I set alarms for everything that I need to remember and I think it’s damn time I set one for writing. Even if I just type out a construct for a story or random ideas that pop in my head during the time, I think it’ll help. It will definitely be better than doing nothing except binge-watching shows that aren’t even relevant to my writing genre.

How do you set your goals? How do you hustle? Share your thoughts in the comments, you just might help me get out of this rut I keep finding myself in.

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  1. Mel Robbins (who I’ve gushed about a lot lately) says that procrastination is a habit. I feel like what you’re describing is similar to procrastination if not the actual thing. And she also says that procrastination is a reaction to stress. We’re not procrastinators (or lazy), we’re stressed about something. I know it’s true for me. So if there’s something that you’re stressed about — either at the times you write or about your writing — maybe by acknowledging that, you could push through the not-writing part.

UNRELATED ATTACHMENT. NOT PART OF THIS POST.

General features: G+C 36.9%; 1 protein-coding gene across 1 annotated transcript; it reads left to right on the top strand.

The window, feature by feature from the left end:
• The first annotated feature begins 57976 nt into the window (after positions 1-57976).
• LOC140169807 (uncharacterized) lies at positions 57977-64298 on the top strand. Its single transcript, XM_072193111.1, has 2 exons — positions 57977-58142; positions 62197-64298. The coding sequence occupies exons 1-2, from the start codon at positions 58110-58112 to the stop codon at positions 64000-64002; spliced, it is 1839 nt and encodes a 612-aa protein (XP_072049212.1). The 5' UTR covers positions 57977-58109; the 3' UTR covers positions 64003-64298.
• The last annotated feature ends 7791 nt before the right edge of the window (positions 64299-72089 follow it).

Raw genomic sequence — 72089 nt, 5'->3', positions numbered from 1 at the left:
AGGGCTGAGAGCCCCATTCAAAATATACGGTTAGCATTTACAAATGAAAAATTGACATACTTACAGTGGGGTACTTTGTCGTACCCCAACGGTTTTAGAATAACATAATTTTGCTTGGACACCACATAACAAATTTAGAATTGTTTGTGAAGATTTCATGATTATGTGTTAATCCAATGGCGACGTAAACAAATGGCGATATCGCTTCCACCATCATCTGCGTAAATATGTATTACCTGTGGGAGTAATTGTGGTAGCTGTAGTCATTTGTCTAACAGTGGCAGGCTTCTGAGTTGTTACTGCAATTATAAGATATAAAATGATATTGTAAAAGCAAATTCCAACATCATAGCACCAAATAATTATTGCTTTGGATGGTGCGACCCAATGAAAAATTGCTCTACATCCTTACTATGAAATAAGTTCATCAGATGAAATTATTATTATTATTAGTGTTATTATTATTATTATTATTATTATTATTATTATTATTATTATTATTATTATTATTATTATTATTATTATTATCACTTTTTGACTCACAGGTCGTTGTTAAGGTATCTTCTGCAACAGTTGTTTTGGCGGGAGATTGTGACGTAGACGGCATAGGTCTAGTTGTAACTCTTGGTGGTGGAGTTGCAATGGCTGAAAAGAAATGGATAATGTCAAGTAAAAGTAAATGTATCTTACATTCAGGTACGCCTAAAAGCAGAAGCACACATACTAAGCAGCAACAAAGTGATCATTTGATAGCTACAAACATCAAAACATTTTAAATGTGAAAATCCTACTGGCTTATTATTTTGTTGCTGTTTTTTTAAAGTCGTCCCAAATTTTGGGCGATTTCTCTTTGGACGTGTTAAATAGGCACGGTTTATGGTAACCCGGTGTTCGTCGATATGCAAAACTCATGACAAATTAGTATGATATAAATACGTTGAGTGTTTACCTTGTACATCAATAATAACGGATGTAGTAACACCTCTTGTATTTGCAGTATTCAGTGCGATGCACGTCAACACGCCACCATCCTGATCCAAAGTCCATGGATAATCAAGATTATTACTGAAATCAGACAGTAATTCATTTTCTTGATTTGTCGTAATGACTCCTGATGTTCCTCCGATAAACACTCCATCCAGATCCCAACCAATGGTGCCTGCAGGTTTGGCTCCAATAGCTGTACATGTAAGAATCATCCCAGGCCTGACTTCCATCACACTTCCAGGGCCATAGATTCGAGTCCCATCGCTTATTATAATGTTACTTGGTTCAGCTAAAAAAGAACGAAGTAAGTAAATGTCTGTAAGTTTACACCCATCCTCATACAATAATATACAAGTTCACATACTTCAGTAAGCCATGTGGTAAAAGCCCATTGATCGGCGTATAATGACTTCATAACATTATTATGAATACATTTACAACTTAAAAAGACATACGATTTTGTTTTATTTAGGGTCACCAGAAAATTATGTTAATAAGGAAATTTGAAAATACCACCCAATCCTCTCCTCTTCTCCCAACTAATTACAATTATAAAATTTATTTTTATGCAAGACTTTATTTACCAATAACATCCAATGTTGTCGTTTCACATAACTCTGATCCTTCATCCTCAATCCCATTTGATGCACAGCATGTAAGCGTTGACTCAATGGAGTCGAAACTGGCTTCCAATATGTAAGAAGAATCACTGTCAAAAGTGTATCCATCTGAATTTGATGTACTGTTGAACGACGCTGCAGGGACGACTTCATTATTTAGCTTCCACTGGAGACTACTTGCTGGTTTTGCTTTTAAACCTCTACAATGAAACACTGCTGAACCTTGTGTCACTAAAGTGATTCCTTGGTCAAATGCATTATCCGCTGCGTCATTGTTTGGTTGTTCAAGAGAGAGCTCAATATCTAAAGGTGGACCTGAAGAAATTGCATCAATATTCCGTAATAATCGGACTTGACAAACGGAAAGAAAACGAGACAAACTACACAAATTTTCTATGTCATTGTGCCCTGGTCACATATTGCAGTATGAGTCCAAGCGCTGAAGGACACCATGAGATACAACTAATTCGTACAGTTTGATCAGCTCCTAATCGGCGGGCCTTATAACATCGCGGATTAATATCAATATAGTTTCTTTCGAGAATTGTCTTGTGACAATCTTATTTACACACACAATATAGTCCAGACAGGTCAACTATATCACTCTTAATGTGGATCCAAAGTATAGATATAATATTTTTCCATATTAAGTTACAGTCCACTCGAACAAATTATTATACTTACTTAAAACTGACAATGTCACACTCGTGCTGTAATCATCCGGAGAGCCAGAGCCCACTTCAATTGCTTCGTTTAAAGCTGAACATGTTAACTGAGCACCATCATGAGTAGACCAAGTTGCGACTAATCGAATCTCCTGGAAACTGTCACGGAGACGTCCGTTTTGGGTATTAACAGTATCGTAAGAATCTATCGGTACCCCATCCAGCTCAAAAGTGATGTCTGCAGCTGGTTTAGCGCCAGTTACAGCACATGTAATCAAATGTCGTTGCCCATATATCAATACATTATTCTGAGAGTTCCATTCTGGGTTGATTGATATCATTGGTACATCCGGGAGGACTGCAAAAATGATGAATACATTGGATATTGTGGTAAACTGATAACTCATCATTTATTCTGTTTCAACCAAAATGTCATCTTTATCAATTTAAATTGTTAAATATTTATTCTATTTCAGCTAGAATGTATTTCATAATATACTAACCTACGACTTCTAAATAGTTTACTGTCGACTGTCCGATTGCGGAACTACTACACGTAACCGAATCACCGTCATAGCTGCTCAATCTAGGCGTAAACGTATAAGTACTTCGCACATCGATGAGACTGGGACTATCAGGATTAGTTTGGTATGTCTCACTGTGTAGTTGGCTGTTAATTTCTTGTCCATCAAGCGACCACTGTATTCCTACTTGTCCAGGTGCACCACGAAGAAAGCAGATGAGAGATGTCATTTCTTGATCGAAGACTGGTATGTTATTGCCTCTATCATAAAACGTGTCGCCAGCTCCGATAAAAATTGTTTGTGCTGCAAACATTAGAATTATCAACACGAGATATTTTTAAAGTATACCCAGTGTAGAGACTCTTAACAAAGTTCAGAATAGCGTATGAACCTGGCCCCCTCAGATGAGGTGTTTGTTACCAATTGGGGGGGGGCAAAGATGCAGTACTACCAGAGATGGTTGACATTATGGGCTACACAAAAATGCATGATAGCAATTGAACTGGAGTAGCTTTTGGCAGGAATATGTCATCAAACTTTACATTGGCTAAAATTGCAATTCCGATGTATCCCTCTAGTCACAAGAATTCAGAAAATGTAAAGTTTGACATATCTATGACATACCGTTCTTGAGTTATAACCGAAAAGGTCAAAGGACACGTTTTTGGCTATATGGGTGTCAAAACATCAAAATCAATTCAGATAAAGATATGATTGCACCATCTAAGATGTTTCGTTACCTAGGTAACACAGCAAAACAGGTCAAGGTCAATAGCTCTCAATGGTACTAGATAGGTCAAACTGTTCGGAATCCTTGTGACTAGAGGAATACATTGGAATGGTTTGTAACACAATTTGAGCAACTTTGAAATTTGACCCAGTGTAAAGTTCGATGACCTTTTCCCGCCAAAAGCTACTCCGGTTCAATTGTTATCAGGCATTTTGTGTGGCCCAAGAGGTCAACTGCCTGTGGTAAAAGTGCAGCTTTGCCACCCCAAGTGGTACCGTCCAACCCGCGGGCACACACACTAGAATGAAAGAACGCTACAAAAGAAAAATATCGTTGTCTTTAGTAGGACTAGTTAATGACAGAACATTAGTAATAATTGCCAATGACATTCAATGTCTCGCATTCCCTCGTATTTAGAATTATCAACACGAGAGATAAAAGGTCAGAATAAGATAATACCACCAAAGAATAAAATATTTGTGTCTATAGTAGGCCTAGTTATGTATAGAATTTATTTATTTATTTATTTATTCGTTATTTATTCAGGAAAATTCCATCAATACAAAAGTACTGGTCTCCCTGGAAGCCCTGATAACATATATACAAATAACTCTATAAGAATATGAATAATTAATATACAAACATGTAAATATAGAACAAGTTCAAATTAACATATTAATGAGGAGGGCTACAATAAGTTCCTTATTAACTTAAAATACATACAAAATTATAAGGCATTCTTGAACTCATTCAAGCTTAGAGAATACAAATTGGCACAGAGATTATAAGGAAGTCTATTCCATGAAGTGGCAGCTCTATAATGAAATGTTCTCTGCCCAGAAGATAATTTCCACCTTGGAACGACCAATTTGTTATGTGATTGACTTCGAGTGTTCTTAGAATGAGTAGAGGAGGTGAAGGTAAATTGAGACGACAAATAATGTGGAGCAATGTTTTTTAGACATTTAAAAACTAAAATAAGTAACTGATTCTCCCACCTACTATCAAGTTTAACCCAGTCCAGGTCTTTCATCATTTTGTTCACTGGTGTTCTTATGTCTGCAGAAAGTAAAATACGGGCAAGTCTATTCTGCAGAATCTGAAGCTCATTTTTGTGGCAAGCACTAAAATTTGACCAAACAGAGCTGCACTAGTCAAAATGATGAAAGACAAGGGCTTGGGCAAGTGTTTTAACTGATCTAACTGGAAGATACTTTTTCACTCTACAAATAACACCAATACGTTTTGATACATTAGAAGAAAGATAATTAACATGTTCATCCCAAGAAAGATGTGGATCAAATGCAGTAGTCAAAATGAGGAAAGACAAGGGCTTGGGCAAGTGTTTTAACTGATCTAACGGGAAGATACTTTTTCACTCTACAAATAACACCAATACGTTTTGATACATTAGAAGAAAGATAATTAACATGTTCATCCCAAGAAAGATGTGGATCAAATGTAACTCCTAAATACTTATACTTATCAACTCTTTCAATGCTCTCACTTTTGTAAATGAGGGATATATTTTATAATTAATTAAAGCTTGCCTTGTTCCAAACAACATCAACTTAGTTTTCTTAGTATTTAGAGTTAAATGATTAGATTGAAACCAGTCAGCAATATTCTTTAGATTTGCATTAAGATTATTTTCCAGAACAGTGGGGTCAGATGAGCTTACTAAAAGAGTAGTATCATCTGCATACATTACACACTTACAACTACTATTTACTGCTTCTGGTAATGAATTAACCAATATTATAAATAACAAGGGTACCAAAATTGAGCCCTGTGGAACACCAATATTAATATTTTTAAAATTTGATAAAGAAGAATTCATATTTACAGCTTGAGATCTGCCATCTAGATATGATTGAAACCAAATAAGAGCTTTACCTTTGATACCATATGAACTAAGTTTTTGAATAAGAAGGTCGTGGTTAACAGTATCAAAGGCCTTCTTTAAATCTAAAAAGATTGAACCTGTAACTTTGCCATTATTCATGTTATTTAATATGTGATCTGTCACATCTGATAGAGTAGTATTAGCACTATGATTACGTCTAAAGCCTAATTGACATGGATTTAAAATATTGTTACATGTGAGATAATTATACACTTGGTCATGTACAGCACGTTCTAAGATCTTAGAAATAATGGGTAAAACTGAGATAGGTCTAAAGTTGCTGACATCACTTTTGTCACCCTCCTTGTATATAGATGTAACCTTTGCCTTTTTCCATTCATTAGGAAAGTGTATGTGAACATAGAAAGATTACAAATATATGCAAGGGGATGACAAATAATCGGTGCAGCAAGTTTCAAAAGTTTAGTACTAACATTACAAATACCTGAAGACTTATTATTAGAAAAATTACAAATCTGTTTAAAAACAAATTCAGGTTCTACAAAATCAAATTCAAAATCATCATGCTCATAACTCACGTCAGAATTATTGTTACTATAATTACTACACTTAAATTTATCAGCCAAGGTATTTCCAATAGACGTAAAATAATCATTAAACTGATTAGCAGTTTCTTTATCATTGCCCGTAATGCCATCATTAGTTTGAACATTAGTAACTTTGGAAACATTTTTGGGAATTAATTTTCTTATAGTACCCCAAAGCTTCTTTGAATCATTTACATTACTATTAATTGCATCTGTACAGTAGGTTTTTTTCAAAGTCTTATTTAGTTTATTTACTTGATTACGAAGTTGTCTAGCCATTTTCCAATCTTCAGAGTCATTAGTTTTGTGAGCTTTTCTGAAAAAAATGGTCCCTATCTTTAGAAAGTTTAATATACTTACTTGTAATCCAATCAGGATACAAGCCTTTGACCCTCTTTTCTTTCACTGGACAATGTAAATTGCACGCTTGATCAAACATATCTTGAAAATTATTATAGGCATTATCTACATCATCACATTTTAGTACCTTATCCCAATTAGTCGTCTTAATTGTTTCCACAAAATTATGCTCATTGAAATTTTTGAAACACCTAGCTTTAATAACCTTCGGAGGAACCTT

I don’t know how to how tell people to set goals or to hustle. Some is personality, I’m sure, but most is learning new behaviors and patterns. Doing things that make you feel uncomfortable because you want the end goal more than you dislike the discomfort.

    When it comes to creating content, though, I’ve found that even when I say the right things about being confident and comfortable, deep down I’m terrified and think I suck (or that someone else will tell me I suck) and that slows me down. I also used to (and still do, but I’m learning to be better about it) have this idea that if I wasn’t making big progress (like writing thousands of words a day), it wasn’t worth the effort because I wasn’t getting anything done — which isn’t true. A few words a day, most days of the week, adds up.

    So that makes me wonder if your idea of “writing from the time you get home to the time you go to bed” is too overwhelming for your subconscious and so you put roadblocks in your own way. What you if committed to just 30 minutes or an hour, giving yourself permission to stop and go watch TV or do something else? Just thoughts. Take or leave them as you’d like.


    1. I love these thoughts and suggestions of yours. I’m going to have to look up Mel Robbins. I don’t plan to push myself to write thousands of words a day because that would just burn me out. I felt like a failure reading some of the posts on eroticauthor reddit because there are people who do write thousands of words a day and have a day job and are putting out a short story or three every week (no idea if they are any good since no one shares author names there). I stopped visiting there a while back… lol